The Repukes are currently in fine fettle trying to stoke the fires to blame Obama for loss of coal miners' jobs if his EPA mandate is allowed to go through. The coal lobbyists and their ilk are also firing up the bullshit before the Kentucky Senate elections, insisting hundreds of coal jobs will be lost if any kind of 'green' candidate trumps Mitch McConnell. See e.g.
This same theme is playing out in other coal-connected jurisdictions, including North Carolina.
But let's be clear that the coal lobbies' exploitation of job loss is both patently false and deplorably cynical.
Fact 1: The top three U.S. coal companies are currently running in the red and reporting large losses. As an example, for 2013, Peabody, the No. 1 U.S. coal producer reported a loss of $286 million from its continued operations. Meanwhile, Arch Coal, the 2nd biggest coal producer reported a loss of $641 million and No. 3 producer, Alpha Natural Resources, reported losses totaling $1 billion.
Fact 2: Coal company stock prices have plummeted in recent years and the top three coal companies had already lost 80-97 percent of their stock value (compared to the 2008 highs), even before the EPA announced regulations on carbon pollution from existing coal plants. Hence, there is no connection between the latter and any loss of coal jobs.
Fact 3: U.S. coal production is at its lowest in 20 years. The actual peak of coal production (not the PR version) likely actually occurred in 2008 with 1.17 billion tons of coal. In 2013, U.S. production fell below 1.00 billion tons for the first time since 1993. Projections are for the largest U.S. coal mines to begin playing out over the next decade or two. In other words, analogous to Peak Oil (which occurred in 2005) we are now also past Peak Coal. (Here in Colorado, coal production has dropped from a peak of 40 million tons in 2004, to 24 million tons in 2013.)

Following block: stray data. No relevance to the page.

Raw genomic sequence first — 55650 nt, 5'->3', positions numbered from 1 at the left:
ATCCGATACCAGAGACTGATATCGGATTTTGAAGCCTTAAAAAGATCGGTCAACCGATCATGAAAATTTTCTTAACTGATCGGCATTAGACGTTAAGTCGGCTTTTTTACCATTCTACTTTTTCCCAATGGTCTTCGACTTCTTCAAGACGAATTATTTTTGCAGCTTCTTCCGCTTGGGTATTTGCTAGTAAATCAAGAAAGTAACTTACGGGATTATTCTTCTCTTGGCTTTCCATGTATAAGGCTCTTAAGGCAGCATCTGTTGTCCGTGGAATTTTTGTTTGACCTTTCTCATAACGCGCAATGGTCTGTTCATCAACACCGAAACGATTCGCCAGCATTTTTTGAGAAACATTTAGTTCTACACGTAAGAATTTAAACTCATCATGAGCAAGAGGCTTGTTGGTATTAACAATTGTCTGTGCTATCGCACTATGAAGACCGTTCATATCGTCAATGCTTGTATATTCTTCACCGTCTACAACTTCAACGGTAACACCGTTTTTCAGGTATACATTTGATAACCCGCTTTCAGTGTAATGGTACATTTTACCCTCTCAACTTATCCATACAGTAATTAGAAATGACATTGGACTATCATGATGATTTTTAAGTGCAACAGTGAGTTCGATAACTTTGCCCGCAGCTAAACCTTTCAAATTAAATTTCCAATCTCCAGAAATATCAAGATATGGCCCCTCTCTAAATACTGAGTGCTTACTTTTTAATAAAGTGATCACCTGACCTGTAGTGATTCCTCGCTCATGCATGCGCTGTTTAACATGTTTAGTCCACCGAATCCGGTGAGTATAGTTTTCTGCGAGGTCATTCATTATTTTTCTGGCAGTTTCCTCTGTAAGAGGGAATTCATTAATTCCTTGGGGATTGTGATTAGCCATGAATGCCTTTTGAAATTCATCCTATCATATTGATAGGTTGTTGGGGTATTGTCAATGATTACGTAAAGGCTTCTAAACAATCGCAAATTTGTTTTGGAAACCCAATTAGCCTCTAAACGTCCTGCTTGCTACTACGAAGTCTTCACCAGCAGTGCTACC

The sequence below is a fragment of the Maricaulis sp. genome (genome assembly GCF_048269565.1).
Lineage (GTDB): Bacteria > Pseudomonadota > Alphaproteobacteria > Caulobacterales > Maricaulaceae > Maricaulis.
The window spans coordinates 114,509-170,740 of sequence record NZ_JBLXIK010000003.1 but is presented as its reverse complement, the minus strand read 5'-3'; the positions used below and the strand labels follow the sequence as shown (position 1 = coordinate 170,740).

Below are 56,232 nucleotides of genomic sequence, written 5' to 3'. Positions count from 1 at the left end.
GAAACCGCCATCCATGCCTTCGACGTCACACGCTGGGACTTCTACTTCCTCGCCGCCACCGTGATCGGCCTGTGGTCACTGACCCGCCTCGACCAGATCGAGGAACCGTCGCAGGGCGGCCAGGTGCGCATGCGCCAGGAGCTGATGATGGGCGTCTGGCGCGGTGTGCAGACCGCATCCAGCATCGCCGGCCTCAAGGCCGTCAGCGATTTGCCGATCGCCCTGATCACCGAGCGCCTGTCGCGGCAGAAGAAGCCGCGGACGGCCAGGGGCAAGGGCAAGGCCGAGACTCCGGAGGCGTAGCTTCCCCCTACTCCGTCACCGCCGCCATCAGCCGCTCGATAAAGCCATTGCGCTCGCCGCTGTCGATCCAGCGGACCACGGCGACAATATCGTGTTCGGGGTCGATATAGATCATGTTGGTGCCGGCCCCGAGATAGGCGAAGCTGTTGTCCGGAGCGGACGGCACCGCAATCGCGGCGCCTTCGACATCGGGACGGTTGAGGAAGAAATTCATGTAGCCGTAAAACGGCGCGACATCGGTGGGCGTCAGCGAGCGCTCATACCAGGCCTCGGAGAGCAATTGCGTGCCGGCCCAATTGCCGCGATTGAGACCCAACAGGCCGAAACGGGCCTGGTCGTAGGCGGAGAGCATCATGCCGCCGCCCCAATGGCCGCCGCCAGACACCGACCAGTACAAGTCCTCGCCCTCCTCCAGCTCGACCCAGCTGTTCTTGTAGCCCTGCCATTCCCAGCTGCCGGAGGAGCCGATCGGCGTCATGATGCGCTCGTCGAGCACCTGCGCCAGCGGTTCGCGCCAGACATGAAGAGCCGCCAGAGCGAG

What is behind all this? You can blame 'geology' in the first instance, as you can blame it for humans grabbing 'easy' to drill oil first. Geological processes are responsible for situating any fossil fuel where it is initially most accessible. For example, in the case of oil found in areas of Louisiana (Plaquemines Parish in the 1960s), one would use geological cross sections to locate salt domes near the surface and oil often nearby. Thus, in the case of either non-renewable energy source, it is inevitable that the easy access stuff is the first to go. While the rest is not yet 'dregs' (though kerogen, i.e. shale oil, comes close) it doesn't deliver the bang for the buck the more accessible sources did. In the case of coal, we've been mining it relentlessly for the past 150 years - and usage really took off with the advent of the coal-fired plants, such as we have here in COS. The reason? The delivery of lower fuel prices for residents.
But the trouble is, as nice as the lower costs are, the carbon loads (as well as mercury) delivered to the atmosphere are not. Further, the planet isn't generating any more coal on any time scale useful to humans. In other words, we better find alternative energy sources as we ought to do for oil. (In the case of oil the situation is a bit different in that we can't afford to drill ALL the oil in the ground or under the sea. We need to leave two-thirds where it is or send our planet hurtling into a runaway greenhouse hell.)
The other element, as highlighted in facts (1) and (2) is that the major coal companies have been in financial distress for years. This provides a disincentive to keep operating and also a major incentive to dump jobs (especially with the onus of benefits) and replace workers with automation. It is true that coal prices to electric utilities (like Colorado Springs Utilities) has increased but this has been nowhere near enough to retain acceptable profit margins.
A recent 'Market Watch' account noted that of the 13 coal company bonds rated by Moody's all 13 were below investment grade. Jeebus, this is almost as bad as Barbados' bonds which barely 3 weeks ago saw its bonds "triple degraded" from BA3 to BA2 to BA.
According to one industry observer, Bill Koch, quoted in the Denver Post ('Perspective', p. 4E, Sunday) after the closing of the Oxbow's Elk Creek mine here in Colorado:
"The coal business in the United States has kind of died, so we are out of it now."
This will also be the likely refrain of all coal companies very soon. But before they all die, they need to for once come clean and admit that THEY are the ones responsible for dumping workers to try to stay ahead of the game. To that end they need to rope in their lobbyists and tell them to cease playing the "blame the greenies" card for job loss.